The wholesome as well as unwholesome Karmas cause bondage to which soul gets chained. If unwholesome Karmas are shackles of iron, wholesome ones are those of gold. Both of them come in the way of soul’s liberation and are to be avoided as such. This can be done by cultivating sense of detachment in all possible situations, favorable as well as unfavorable. No situation lasts forever and every conceivable situation comes to an end sooner or later. Why then get infatuated or feel miserable in a situation which is ephemeral? If a person stays tuned to such detached attitude and maintains equanimity, he does not attract new Karmas. His earlier Karmas would steadily drip off as he bears their consequences. In due course he would therefore shake off all Karmas. As such, he proceeds on the path of liberation. Unfortunately however it is not possible for a worldly soul to stay continuously tuned to its true nature very long. The Seers have stated that no one can continuously concentrate on any object more than two Ghadies or 48 minutes. Beyond that time the attention of the aspirant gets diverted. Thus after staying tuned to true nature, the attention reverts to other aspects. During periods of such reversals a person may better be involved in wholesome activities instead of indulging in unwholesome ones. Therein lies the preference of Punya Karmas over Paap Karmas.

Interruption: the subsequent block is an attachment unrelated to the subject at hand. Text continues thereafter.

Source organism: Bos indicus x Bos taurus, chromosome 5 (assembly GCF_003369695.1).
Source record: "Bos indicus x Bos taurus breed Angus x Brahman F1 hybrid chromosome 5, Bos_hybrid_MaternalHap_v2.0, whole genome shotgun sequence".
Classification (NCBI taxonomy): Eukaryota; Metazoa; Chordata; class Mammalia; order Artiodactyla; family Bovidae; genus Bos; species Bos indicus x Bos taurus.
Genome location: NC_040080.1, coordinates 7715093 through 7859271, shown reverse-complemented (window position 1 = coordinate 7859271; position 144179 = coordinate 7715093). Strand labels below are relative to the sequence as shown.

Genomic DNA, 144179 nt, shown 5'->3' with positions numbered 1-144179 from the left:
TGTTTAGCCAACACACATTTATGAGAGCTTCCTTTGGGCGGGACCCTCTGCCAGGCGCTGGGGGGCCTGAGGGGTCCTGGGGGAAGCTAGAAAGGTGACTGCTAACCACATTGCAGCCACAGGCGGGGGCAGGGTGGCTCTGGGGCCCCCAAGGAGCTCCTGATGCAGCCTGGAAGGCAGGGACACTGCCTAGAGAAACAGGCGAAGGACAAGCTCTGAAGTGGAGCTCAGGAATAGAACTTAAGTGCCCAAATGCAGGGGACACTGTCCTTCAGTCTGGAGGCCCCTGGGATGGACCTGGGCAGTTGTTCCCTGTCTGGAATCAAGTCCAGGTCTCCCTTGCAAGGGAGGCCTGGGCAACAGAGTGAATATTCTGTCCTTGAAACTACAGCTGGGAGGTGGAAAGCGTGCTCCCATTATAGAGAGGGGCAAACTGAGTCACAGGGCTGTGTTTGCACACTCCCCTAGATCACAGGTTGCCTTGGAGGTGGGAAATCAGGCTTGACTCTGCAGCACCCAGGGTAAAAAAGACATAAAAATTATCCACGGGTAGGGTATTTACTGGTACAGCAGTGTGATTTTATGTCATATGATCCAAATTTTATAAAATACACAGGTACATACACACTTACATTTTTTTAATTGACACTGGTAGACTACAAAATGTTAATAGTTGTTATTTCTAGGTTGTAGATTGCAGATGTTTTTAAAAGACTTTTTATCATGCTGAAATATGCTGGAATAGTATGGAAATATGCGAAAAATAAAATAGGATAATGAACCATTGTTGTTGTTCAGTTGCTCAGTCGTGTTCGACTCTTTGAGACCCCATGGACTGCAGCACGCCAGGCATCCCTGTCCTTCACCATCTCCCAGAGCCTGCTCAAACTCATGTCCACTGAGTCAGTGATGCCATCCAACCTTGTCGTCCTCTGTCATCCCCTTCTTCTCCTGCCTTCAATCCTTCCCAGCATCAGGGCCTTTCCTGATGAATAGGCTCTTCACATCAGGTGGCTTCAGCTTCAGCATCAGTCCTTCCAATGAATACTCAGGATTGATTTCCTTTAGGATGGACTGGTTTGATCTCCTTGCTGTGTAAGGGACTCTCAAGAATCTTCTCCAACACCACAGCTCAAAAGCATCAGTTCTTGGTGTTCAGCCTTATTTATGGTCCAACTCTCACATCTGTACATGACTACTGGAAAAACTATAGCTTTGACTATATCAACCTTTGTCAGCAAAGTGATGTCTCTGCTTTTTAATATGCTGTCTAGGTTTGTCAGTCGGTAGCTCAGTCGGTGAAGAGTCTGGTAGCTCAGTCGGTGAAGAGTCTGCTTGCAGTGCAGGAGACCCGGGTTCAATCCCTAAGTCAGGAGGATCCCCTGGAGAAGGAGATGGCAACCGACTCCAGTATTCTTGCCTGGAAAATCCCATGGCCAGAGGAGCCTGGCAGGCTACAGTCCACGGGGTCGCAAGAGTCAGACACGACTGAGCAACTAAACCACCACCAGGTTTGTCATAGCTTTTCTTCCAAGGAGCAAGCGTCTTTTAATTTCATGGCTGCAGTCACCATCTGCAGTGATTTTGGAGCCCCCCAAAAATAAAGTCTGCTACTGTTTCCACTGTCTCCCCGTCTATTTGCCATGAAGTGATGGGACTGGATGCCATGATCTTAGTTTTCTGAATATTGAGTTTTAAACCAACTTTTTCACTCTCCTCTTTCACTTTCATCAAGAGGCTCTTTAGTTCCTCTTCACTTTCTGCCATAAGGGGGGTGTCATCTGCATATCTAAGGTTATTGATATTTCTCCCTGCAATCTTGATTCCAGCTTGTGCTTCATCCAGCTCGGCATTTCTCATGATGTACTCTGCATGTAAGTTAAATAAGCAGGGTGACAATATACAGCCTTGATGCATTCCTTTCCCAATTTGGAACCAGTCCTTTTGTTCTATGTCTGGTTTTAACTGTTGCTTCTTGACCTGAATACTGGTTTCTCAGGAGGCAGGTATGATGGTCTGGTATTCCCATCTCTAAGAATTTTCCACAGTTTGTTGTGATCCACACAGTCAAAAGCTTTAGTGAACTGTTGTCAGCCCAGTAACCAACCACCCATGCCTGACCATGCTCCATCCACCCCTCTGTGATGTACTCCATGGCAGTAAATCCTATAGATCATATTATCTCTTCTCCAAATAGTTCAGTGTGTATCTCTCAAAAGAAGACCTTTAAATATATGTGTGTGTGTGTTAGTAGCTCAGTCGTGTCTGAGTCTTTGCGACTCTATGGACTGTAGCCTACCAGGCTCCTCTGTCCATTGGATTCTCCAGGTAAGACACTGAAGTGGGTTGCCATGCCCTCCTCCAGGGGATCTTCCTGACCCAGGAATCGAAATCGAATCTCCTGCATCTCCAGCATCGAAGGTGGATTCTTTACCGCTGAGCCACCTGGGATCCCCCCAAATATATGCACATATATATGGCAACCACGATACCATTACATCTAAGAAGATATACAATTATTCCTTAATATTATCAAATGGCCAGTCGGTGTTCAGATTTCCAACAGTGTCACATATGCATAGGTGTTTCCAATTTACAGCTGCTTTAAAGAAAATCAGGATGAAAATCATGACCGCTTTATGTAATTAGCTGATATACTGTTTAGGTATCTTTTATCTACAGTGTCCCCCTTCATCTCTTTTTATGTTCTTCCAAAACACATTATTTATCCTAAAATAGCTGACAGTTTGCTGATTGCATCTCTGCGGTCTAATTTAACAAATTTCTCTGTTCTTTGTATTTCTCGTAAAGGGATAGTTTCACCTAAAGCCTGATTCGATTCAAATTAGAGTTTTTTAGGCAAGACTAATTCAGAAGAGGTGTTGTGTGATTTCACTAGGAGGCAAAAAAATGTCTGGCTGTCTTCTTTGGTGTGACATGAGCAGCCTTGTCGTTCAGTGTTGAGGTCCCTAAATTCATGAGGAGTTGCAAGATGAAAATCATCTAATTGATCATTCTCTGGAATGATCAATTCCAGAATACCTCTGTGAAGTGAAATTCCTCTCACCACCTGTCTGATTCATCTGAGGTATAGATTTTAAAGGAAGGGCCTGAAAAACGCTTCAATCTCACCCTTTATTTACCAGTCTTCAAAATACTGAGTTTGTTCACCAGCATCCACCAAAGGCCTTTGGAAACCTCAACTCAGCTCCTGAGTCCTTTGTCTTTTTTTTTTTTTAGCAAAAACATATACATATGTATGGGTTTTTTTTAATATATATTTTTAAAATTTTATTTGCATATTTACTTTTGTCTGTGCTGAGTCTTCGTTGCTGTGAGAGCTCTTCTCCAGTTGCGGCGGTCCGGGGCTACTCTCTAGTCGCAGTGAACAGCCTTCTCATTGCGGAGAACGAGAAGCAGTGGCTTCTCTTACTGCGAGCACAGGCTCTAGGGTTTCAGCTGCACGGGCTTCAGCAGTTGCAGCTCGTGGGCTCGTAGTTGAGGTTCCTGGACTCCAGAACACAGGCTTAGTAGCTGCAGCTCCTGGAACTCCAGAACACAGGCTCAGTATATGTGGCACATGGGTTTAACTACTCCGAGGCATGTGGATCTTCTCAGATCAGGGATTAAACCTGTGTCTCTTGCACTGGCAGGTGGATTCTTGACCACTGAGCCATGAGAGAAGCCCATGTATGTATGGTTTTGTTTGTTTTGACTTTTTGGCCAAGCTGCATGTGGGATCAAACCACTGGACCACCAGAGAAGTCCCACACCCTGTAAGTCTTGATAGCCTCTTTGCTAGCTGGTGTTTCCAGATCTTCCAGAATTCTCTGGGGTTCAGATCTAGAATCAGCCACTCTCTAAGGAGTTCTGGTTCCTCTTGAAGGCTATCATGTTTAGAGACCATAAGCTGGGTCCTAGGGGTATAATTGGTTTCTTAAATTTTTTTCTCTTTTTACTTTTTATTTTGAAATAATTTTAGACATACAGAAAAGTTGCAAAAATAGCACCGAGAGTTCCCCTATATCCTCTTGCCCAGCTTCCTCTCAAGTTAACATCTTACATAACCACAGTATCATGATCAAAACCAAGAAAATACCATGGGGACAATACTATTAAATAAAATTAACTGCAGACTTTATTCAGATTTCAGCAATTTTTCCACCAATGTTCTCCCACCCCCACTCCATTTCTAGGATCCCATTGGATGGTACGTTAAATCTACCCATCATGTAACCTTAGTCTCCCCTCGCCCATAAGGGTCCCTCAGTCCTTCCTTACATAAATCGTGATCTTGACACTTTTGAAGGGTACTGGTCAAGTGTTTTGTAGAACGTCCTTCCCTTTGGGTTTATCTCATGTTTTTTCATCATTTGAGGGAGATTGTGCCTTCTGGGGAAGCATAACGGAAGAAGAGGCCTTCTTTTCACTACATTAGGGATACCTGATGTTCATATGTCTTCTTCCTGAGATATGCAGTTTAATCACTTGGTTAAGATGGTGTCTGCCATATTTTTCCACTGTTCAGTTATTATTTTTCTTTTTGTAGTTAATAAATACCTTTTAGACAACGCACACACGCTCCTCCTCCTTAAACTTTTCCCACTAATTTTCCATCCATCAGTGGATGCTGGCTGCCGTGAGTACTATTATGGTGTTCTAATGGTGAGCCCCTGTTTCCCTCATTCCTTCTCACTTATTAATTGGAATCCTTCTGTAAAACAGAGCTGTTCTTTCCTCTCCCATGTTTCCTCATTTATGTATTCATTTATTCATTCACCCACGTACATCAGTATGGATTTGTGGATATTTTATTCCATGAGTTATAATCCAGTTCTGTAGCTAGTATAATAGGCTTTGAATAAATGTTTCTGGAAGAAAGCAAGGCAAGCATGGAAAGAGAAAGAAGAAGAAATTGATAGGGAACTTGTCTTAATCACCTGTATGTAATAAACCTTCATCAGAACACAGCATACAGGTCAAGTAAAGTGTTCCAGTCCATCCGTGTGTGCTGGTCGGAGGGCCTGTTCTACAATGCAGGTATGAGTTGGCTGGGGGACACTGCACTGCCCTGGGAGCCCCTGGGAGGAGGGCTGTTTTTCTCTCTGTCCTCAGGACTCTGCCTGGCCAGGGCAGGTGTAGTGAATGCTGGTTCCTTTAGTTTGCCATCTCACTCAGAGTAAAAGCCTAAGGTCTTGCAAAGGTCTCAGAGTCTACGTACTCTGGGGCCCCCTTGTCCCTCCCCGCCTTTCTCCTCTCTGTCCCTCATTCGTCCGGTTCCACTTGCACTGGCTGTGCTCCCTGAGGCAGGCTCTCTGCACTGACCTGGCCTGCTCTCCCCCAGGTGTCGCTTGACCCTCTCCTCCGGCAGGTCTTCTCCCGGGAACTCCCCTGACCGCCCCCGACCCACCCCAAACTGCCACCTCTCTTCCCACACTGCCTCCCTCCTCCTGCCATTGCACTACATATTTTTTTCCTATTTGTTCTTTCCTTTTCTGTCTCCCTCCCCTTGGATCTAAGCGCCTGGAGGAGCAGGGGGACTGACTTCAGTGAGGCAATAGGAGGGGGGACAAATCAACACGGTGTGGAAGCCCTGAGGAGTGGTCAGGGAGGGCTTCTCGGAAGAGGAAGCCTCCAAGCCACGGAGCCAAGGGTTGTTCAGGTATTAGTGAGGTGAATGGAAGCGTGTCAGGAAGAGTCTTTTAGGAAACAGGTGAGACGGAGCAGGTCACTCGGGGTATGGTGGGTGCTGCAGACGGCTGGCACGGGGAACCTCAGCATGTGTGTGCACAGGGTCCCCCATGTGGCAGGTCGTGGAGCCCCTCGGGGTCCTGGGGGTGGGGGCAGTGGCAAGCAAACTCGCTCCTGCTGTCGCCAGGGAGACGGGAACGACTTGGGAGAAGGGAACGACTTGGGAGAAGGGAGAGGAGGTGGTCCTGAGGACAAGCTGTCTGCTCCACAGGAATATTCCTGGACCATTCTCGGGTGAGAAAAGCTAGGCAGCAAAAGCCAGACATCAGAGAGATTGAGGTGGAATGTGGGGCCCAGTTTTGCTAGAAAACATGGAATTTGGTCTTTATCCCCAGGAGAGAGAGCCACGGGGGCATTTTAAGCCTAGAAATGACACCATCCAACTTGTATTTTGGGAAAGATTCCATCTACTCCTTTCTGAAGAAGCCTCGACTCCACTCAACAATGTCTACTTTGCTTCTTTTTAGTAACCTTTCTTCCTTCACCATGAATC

Indira Mansukhlal Doshi Memorial Trust Edition: 1992 HereNow4U online edition: 2011

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Page glossary
Some texts contain  footnotes  and  glossary  entries. To distinguish between them, the links have different colors.
  1. Ajiva
  2. Anger
  3. Ashubha
  4. Body
  5. Celibacy
  6. Equanimity
  7. Jainism
  8. Jiva
  9. Karma
  10. Karmas
  11. Objectivity
  12. Paap
  13. Paapanubandhi Paap
  14. Papanubandhi Punya
  15. Punya
  16. Punyanubandhi Paap
  17. Punyanubandhi Punya
  18. Shubha
  19. Soul